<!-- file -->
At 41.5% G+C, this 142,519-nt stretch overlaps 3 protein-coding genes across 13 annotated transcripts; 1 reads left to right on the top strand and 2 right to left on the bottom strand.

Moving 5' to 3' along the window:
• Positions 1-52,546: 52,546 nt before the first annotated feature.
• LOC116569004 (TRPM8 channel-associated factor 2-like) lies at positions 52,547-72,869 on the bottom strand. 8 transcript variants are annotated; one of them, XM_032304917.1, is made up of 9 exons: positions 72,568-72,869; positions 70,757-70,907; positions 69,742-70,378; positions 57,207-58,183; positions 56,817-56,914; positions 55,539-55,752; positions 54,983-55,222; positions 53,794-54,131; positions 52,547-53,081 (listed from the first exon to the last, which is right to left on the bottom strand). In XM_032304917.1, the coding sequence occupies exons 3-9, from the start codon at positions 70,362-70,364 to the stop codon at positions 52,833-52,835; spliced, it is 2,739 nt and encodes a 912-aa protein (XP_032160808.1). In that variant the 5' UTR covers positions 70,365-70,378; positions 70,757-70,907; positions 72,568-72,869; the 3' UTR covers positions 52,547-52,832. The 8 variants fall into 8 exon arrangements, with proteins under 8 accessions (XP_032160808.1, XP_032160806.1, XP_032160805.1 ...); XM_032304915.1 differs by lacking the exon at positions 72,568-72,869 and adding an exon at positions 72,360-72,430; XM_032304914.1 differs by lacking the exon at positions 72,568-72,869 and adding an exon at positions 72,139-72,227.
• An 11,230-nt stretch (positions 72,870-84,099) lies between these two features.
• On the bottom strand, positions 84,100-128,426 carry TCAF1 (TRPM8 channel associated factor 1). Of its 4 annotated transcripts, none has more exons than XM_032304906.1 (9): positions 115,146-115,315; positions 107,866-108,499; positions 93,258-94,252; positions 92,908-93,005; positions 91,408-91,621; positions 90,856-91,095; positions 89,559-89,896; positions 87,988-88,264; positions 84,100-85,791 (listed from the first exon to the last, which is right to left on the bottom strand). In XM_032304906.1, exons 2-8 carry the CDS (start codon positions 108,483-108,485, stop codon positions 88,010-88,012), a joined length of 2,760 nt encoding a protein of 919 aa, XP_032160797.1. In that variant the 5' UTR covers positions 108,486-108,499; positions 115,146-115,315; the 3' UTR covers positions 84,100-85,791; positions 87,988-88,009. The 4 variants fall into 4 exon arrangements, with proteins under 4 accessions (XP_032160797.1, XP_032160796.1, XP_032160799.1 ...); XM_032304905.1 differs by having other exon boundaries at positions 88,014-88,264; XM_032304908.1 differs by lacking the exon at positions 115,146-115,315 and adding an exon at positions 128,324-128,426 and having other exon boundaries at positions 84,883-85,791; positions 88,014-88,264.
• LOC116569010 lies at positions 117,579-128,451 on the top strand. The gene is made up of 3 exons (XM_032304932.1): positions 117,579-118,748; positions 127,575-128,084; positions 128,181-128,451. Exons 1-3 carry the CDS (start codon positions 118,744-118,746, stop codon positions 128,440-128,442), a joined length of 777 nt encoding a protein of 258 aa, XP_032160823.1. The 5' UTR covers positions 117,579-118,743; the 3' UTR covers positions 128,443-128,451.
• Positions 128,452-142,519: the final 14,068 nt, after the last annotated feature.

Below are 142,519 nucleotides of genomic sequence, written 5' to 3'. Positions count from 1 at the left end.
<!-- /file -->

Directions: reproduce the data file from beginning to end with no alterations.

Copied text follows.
At 41.5% G+C, this 142,519-nt stretch overlaps 3 protein-coding genes across 13 annotated transcripts; 1 reads left to right on the top strand and 2 right to left on the bottom strand.

Moving 5' to 3' along the window:
• Positions 1-52,546: 52,546 nt before the first annotated feature.
• LOC116569004 (TRPM8 channel-associated factor 2-like) lies at positions 52,547-72,869 on the bottom strand. 8 transcript variants are annotated; one of them, XM_032304917.1, is made up of 9 exons: positions 72,568-72,869; positions 70,757-70,907; positions 69,742-70,378; positions 57,207-58,183; positions 56,817-56,914; positions 55,539-55,752; positions 54,983-55,222; positions 53,794-54,131; positions 52,547-53,081 (listed from the first exon to the last, which is right to left on the bottom strand). In XM_032304917.1, the coding sequence occupies exons 3-9, from the start codon at positions 70,362-70,364 to the stop codon at positions 52,833-52,835; spliced, it is 2,739 nt and encodes a 912-aa protein (XP_032160808.1). In that variant the 5' UTR covers positions 70,365-70,378; positions 70,757-70,907; positions 72,568-72,869; the 3' UTR covers positions 52,547-52,832. The 8 variants fall into 8 exon arrangements, with proteins under 8 accessions (XP_032160808.1, XP_032160806.1, XP_032160805.1 ...); XM_032304915.1 differs by lacking the exon at positions 72,568-72,869 and adding an exon at positions 72,360-72,430; XM_032304914.1 differs by lacking the exon at positions 72,568-72,869 and adding an exon at positions 72,139-72,227.
• An 11,230-nt stretch (positions 72,870-84,099) lies between these two features.
• On the bottom strand, positions 84,100-128,426 carry TCAF1 (TRPM8 channel associated factor 1). Of its 4 annotated transcripts, none has more exons than XM_032304906.1 (9): positions 115,146-115,315; positions 107,866-108,499; positions 93,258-94,252; positions 92,908-93,005; positions 91,408-91,621; positions 90,856-91,095; positions 89,559-89,896; positions 87,988-88,264; positions 84,100-85,791 (listed from the first exon to the last, which is right to left on the bottom strand). In XM_032304906.1, exons 2-8 carry the CDS (start codon positions 108,483-108,485, stop codon positions 88,010-88,012), a joined length of 2,760 nt encoding a protein of 919 aa, XP_032160797.1. In that variant the 5' UTR covers positions 108,486-108,499; positions 115,146-115,315; the 3' UTR covers positions 84,100-85,791; positions 87,988-88,009. The 4 variants fall into 4 exon arrangements, with proteins under 4 accessions (XP_032160797.1, XP_032160796.1, XP_032160799.1 ...); XM_032304905.1 differs by having other exon boundaries at positions 88,014-88,264; XM_032304908.1 differs by lacking the exon at positions 115,146-115,315 and adding an exon at positions 128,324-128,426 and having other exon boundaries at positions 84,883-85,791; positions 88,014-88,264.
• LOC116569010 lies at positions 117,579-128,451 on the top strand. The gene is made up of 3 exons (XM_032304932.1): positions 117,579-118,748; positions 127,575-128,084; positions 128,181-128,451. Exons 1-3 carry the CDS (start codon positions 118,744-118,746, stop codon positions 128,440-128,442), a joined length of 777 nt encoding a protein of 258 aa, XP_032160823.1. The 5' UTR covers positions 117,579-118,743; the 3' UTR covers positions 128,443-128,451.
• Positions 128,452-142,519: the final 14,068 nt, after the last annotated feature.

Below are 142,519 nucleotides of genomic sequence, written 5' to 3'. Positions count from 1 at the left end.